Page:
Decoding the slot-die coating process

At FOM Technologies, we regularly encounter clients and operators who are new to slot-die coating. They have often heard about the precision, flexibility, and scaling benefits that slot-die technology can provide, but are unclear on the finer details of how the slot-die coating process differs from similar technologies such as blade coating or tape casting.

Does slot-die height determine wet film thickness? Does fluid viscosity impact the stability of my coating process? When does shim thickness become a relevant parameter? These are all reasonable questions and understandable points of ambiguity for new researchers and operators entering the in-depth field of slot-die based process development for the first time.

In the interest of boosting the accessibility of our technology, we’re launching our technical blog content with a series of articles dedicated to answering these questions and discussing our most frequently observed points of confusion for new users.

First up: what is the relationship between slot-die height and line speed?

Stabilizing the coating bead

To answer this question, we first need to remember that slot-die coating is a pre-metered coating process, where coating occurs via fluid transfer from the slot-die to substrate through a liquid bridge known as the coating bead.

For a slot-die coating process to achieve uniform, defect-free coatings, this fluid transfer through the coating bead must reach a stable steady-state in which its upstream (from the slot-die) and downstream (to the substrate) pressures are at equilibrium. When these coating bead pressures are balanced, fluid is guided easily onto the substrate in an infinitely repeatable coating process. When these pressures deviate from equilibrium, common defects such as dripping or spreading, meniscus breaks, and air entrainment will occur.

If the pressure inside the coating bead increases beyond a critical point, the coating bead will expand, resulting in spreading or dripping of coating fluid beyond the intended coating area.

If the pressure inside the coating bead similarly decreases below a critical point, the coating bead will begin to shrink, entrain air bubbles, or break up altogether due to lack of upstream pressure.

Relevant process parameters

The two most intuitive ways of influencing pressure in the coating bead are by adjusting the pump volumetric flow rate (Q) and the substrate line speed (U). Increasing the pump rate forces more fluid into the coating bead per unit time, thereby increasing the pressure inside the coating bead. Increasing the substrate line speed removes more fluid from the coating bead per unit time, thereby decreasing the pressure inside the coating bead.

This means that increasing pump rate or decreasing line speed can improve the stability of the coating bead in instances where shrinking, air entrainment, or line break defects are being observed due to insufficient pressure in the bead. Similarly, decreasing the pump rate or increasing the line speed can stabilize the coating bead in instances where spreading or dripping defects are observed.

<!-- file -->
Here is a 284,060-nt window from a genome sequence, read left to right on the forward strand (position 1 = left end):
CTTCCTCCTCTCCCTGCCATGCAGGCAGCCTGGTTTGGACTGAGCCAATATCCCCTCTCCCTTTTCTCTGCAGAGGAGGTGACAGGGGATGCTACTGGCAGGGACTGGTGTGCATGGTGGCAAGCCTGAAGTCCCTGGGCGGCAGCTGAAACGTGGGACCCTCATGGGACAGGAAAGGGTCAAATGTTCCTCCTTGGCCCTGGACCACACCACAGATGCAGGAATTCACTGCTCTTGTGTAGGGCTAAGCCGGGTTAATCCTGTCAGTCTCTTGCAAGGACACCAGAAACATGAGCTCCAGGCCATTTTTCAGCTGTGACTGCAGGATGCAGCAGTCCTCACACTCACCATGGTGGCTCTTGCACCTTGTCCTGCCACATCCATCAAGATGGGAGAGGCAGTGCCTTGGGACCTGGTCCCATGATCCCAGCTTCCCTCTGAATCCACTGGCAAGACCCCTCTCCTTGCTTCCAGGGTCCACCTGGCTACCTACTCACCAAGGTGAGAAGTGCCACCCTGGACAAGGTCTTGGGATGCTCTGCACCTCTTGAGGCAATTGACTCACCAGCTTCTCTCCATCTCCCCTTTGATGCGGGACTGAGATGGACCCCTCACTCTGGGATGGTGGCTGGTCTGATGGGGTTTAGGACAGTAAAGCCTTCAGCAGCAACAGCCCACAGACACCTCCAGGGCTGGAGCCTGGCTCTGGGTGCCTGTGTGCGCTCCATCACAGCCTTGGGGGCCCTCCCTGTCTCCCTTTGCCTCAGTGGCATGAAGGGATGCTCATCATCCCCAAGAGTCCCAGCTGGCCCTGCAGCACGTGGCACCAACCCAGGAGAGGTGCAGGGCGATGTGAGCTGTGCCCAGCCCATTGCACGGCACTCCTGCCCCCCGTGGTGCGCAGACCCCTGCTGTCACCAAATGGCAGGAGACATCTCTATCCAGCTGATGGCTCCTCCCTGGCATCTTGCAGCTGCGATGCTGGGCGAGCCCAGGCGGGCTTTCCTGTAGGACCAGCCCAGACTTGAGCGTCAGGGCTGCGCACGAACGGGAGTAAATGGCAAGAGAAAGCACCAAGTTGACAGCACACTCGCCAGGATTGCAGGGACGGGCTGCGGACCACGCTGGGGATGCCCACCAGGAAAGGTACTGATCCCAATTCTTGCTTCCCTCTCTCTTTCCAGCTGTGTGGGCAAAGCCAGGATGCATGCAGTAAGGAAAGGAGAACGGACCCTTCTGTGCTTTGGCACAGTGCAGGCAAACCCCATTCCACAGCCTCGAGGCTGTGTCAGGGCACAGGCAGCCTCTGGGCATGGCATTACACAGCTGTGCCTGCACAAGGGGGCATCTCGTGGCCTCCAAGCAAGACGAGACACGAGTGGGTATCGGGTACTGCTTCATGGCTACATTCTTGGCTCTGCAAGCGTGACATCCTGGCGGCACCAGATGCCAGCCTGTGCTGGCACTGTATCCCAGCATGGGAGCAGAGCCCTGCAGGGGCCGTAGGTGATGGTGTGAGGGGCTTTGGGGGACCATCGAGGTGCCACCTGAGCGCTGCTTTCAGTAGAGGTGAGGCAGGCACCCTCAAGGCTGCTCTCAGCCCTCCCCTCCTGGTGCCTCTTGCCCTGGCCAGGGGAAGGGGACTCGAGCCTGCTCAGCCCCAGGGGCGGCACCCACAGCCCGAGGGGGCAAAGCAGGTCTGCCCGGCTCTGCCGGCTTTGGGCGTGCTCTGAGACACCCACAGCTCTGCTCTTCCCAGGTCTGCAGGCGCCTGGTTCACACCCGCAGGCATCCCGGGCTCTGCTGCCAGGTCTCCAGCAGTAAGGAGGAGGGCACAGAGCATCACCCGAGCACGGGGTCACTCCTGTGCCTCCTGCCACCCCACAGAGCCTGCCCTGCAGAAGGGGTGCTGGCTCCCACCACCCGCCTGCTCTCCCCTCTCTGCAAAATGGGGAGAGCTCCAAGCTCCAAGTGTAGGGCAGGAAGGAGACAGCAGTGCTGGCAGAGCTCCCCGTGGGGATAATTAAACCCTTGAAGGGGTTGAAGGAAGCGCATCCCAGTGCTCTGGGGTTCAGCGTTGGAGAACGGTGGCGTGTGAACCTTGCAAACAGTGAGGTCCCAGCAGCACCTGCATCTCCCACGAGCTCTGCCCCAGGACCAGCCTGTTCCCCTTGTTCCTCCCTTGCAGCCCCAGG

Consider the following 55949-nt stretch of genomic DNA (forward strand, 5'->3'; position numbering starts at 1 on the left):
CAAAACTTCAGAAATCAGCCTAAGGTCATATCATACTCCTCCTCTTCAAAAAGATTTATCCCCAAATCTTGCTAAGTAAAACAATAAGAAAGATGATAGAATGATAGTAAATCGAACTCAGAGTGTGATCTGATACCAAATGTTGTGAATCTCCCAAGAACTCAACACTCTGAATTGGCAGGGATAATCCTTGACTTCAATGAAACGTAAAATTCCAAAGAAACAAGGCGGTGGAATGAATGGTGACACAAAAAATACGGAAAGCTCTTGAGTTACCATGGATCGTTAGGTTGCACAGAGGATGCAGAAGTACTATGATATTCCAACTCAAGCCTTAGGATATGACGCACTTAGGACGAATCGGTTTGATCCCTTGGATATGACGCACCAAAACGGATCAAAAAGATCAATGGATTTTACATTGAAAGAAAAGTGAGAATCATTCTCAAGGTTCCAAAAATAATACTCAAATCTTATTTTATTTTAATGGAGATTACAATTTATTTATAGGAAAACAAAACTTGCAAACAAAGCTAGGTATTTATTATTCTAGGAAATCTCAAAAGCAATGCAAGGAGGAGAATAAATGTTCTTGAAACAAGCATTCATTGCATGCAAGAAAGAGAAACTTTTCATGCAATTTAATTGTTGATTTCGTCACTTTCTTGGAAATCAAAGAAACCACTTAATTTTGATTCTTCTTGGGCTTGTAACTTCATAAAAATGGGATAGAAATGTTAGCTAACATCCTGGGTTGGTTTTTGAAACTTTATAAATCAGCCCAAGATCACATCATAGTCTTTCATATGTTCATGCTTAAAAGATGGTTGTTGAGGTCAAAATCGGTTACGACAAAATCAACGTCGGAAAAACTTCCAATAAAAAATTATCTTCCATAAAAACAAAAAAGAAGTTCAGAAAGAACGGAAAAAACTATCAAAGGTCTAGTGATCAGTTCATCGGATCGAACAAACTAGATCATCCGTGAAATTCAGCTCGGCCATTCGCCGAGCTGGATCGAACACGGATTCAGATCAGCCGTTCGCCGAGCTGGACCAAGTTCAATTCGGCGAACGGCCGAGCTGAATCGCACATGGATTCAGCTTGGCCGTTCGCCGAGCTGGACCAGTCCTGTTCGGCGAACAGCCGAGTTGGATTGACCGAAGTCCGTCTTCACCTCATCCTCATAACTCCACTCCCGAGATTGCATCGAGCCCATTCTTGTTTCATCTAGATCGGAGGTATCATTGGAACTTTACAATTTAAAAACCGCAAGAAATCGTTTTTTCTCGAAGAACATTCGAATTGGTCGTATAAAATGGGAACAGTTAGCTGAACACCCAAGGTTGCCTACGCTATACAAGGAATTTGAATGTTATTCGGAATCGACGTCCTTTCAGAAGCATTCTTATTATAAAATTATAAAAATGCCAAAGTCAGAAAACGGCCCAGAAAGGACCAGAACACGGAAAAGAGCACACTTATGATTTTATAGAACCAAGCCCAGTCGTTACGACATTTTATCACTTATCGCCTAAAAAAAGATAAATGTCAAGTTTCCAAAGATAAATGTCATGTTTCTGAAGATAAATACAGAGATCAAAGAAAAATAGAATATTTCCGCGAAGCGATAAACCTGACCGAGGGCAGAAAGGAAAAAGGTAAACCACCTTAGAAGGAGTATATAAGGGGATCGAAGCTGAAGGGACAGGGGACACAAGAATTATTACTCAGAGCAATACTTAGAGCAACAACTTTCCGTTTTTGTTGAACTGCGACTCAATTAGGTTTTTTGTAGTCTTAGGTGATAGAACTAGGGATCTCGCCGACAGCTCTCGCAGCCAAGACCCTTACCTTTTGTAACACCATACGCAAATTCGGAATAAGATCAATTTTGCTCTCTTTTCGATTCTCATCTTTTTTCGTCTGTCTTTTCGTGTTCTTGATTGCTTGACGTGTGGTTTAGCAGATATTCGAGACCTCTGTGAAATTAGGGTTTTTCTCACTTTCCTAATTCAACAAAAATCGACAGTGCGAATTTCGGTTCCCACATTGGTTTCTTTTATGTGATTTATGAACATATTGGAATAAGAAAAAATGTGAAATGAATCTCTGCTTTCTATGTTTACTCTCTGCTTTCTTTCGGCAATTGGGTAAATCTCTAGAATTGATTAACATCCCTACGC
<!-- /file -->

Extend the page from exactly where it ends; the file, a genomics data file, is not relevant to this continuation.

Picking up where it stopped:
However, these intuitive solutions alone are imperfect. Due to the pre-metered nature of the slot-die coating process, adjust the pump rate or line speed has the knock-on effect of impacting film thickness as well. In a process where thickness control is often of utmost importance, adjusting thickness to affect process stability and film uniformity is not ideal.

Thankfully, there is a third, less obvious mechanism for influencing coating bead pressure as well: slot-die height (H0)! By raising the height of the slot-die, the coating bead volume is stretched over a larger distance, thereby decreasing the internal pressure. Lowering the slot-die closer to the substrate similarly increases the internal pressure. Armed with this knowledge, operators can use the slot-die height (sometimes also referred to as the coating gap) as a powerful optimization parameter to achieve stable coating processes at a wide variety of pump rates, line speeds, and film thicknesses.

Coating window

Pressure in the coating bead can be directly influenced by adjusting the fluid pump rate and coating line speed.

Increasing line speed for a constant layer thickness

Increasing line speed for a constant layer thickness graph

For a fixed wet film thickness, the maximum viable slot-die height decreases significantly with increasing coating line speed. This relationship is primarily true for proximity coating at moderate line speeds. At very high line speeds it is preferable to transition to curtain coating, where the slot-die is held much higher above the substrate.

But does anything change when trying to transition a previously optimized coating process to a different (typically higher) line speed?

Indeed, it does. Even for a fixed film thickness, where the pump rate and line speed are scaled together to maintain the desired pressure balance and coating weight, coating bead pressure tends to decrease with increasing line speeds. Slot-die height is therefore an even more critical parameter to consider when adjusting process speeds, as the slot-die height must typically be brought closer to the surface of the substrate to stabilize the coating bead as the line speed increases.

For more information on this and similar topics, we recommend the excellent works of Harris and Carvalho.

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